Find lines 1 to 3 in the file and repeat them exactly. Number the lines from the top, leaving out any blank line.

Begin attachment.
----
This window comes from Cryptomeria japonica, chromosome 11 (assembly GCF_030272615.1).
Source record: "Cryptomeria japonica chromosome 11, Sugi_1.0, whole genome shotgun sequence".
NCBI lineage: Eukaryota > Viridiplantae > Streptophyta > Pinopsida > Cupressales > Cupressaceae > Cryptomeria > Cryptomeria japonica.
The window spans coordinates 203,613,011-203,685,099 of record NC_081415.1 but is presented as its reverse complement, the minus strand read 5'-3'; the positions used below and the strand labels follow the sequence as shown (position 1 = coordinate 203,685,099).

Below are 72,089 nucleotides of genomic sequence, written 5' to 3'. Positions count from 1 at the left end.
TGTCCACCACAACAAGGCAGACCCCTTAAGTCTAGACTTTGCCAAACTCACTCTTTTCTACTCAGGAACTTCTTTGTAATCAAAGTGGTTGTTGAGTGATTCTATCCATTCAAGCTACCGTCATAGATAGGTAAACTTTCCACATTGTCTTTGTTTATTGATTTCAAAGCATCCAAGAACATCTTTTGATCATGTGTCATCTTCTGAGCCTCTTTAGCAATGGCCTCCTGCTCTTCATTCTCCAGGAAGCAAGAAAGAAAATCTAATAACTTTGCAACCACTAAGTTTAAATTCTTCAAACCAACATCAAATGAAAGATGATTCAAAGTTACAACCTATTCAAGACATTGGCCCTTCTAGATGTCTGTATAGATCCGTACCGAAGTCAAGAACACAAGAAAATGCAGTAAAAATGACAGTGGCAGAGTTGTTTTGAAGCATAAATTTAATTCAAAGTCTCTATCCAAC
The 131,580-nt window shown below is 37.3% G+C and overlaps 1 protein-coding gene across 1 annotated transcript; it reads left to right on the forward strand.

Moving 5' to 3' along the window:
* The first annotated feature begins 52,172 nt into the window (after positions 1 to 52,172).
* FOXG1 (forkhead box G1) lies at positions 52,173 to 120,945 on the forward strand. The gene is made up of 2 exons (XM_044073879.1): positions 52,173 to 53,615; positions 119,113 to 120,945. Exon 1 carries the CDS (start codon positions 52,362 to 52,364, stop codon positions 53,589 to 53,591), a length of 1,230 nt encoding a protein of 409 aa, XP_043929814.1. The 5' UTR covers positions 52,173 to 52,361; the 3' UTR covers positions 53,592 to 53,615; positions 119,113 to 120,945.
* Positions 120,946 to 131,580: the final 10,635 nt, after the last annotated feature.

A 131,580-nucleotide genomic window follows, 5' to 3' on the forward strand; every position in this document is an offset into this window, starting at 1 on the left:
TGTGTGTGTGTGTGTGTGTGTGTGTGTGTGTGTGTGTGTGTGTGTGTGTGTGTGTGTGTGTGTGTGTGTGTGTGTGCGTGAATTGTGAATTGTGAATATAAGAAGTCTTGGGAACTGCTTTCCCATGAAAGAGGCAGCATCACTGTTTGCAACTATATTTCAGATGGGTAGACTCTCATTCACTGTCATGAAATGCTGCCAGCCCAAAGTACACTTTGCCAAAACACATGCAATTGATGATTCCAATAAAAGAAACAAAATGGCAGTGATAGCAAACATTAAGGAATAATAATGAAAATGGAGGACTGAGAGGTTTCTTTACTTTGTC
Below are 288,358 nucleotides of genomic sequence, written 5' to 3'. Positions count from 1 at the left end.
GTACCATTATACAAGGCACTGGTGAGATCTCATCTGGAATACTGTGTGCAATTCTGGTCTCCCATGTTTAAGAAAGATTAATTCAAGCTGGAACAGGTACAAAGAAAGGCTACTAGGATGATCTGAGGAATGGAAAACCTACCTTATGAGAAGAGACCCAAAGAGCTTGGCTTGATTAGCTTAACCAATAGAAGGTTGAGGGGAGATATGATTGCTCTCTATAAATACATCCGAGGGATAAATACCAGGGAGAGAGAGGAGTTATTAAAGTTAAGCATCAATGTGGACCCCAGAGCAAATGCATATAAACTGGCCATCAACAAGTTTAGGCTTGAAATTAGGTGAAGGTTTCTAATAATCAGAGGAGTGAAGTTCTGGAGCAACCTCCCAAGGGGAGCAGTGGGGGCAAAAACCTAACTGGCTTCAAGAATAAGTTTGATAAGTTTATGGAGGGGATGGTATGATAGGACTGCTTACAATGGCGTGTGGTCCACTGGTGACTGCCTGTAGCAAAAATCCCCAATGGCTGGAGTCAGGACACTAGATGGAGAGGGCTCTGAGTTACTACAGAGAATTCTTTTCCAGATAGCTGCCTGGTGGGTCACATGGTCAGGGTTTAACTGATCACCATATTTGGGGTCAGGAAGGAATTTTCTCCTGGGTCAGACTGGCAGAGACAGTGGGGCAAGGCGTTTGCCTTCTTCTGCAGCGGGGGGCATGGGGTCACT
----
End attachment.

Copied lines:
This window comes from Cryptomeria japonica, chromosome 11 (assembly GCF_030272615.1).
Source record: "Cryptomeria japonica chromosome 11, Sugi_1.0, whole genome shotgun sequence".
NCBI lineage: Eukaryota > Viridiplantae > Streptophyta > Pinopsida > Cupressales > Cupressaceae > Cryptomeria > Cryptomeria japonica.